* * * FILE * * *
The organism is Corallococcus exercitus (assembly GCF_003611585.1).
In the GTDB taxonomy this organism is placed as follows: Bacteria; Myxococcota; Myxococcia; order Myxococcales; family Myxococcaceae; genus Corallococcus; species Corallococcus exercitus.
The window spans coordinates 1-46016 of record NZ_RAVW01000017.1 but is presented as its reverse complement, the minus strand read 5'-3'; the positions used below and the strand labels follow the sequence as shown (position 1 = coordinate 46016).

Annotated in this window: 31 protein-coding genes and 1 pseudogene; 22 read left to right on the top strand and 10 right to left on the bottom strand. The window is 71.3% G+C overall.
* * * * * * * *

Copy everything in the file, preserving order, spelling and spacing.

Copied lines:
The organism is Corallococcus exercitus (assembly GCF_003611585.1).
In the GTDB taxonomy this organism is placed as follows: Bacteria; Myxococcota; Myxococcia; order Myxococcales; family Myxococcaceae; genus Corallococcus; species Corallococcus exercitus.
The window spans coordinates 1-46016 of record NZ_RAVW01000017.1 but is presented as its reverse complement, the minus strand read 5'-3'; the positions used below and the strand labels follow the sequence as shown (position 1 = coordinate 46016).

Annotated in this window: 31 protein-coding genes and 1 pseudogene; 22 read left to right on the top strand and 10 right to left on the bottom strand. The window is 71.3% G+C overall.